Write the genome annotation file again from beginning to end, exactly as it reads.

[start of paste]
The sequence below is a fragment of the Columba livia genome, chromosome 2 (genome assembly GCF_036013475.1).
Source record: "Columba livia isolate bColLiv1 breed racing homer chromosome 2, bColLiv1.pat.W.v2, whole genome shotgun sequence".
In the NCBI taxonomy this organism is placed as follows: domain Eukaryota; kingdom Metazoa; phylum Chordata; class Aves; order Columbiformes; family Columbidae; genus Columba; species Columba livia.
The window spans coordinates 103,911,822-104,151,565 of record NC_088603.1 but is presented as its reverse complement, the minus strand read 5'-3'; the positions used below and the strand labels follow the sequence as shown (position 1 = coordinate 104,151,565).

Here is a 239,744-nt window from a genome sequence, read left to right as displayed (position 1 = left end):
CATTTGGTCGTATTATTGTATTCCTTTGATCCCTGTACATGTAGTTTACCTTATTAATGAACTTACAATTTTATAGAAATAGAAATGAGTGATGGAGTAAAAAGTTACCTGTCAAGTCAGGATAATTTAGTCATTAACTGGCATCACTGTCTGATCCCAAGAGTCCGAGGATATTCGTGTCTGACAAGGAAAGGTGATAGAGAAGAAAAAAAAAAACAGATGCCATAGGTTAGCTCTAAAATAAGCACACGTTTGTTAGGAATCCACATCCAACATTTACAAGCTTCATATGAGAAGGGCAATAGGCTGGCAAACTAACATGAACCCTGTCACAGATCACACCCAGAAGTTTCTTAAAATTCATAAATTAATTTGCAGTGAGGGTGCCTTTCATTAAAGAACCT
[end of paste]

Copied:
The sequence below is a fragment of the Columba livia genome, chromosome 2 (genome assembly GCF_036013475.1).
Source record: "Columba livia isolate bColLiv1 breed racing homer chromosome 2, bColLiv1.pat.W.v2, whole genome shotgun sequence".
In the NCBI taxonomy this organism is placed as follows: domain Eukaryota; kingdom Metazoa; phylum Chordata; class Aves; order Columbiformes; family Columbidae; genus Columba; species Columba livia.
The window spans coordinates 103,911,822-104,151,565 of record NC_088603.1 but is presented as its reverse complement, the minus strand read 5'-3'; the positions used below and the strand labels follow the sequence as shown (position 1 = coordinate 104,151,565).

Here is a 239,744-nt window from a genome sequence, read left to right as displayed (position 1 = left end):
CATTTGGTCGTATTATTGTATTCCTTTGATCCCTGTACATGTAGTTTACCTTATTAATGAACTTACAATTTTATAGAAATAGAAATGAGTGATGGAGTAAAAAGTTACCTGTCAAGTCAGGATAATTTAGTCATTAACTGGCATCACTGTCTGATCCCAAGAGTCCGAGGATATTCGTGTCTGACAAGGAAAGGTGATAGAGAAGAAAAAAAAAAACAGATGCCATAGGTTAGCTCTAAAATAAGCACACGTTTGTTAGGAATCCACATCCAACATTTACAAGCTTCATATGAGAAGGGCAATAGGCTGGCAAACTAACATGAACCCTGTCACAGATCACACCCAGAAGTTTCTTAAAATTCATAAATTAATTTGCAGTGAGGGTGCCTTTCATTAAAGAACCT